The rescue mission approach is only possible if you had a large enough fleet of RLVs and androgynous docking ports, so a rescue mission could launch almost immediately, rendezvous, and dock for the crew transfer. Of course, that assumes the rescue vehicle has enough seats for all the crew onboard the crippled vehicle.

I agree that in an abort before reaching orbit, the crew cabin is the only thing you need to save. The only reason I was thinking of having the stage be able to independently re-enter is so that you could swap out the same upper stage for payload launches and crewed launches, since the upper stage will be re-entering by itself after payload launches. Of course, if you want downmass capability, then you don't build a swappable upper stage at all; you build two different vehicles with the same-size tanks: a crew version and a cargo bay version.

17 minutes ago, magnemoe said:

However one major issue with an combined system is loiter time because of boil off , an second stage don't need long loiter time, an dragon style pod who dock with an space station you want to stay there for months, you will need some days anyway for docking.

You'd want to use something like methalox and intertanks, like the ITS has.

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Build a secondstage/spacecraft with a bi-conic profile. give it cargo bay doors similar to shuttle. Send crew up as cargo in a pod in the bay. Launch abort sideways after blowing the doors. Or go a step further for crew mission and remove the doors and have the crew pod fit in flush (this would also allow for much easier access to a docking port for in space transfers_.  Separate everything needed by the crew from the vehicle to the pod.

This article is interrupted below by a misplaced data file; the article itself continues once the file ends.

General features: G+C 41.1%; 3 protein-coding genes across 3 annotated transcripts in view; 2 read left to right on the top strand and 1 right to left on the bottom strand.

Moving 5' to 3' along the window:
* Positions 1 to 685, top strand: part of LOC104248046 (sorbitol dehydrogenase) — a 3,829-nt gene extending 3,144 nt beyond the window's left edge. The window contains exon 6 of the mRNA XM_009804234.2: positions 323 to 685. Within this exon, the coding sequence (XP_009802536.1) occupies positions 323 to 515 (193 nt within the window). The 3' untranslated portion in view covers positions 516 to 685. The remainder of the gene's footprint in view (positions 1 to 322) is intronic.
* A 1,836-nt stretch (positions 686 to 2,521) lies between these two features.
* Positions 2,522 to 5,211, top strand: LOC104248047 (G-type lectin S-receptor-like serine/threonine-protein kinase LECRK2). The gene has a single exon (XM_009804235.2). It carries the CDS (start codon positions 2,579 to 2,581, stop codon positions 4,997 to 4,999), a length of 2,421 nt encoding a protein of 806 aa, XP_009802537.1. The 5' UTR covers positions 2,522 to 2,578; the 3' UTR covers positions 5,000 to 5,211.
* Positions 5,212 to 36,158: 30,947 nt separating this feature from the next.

If the vehicle gets compromised for use on re-entry you're pretty much stuck where every other vehicle would be if it's heatshield has been compromised: having to do a crew transfer on orbit to another vehicle. Unless of course this monstrosity of a system has enough payload mass to allow for the crew pod to have it's own secondary heatshield.  But that's really starting to cut into the mass of the vehicle for scenario that has only occurred once in the history of manned space flight.

Edited by sojourner

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1 hour ago, sojourner said:

Build a secondstage/spacecraft with a bi-conic profile. give it cargo bay doors similar to shuttle. Send crew up as cargo in a pod in the bay. Launch abort sideways after blowing the doors. Or go a step further for crew mission and remove the doors and have the crew pod fit in flush (this would also allow for much easier access to a docking port for in space transfers_.  Separate everything needed by the crew from the vehicle to the pod.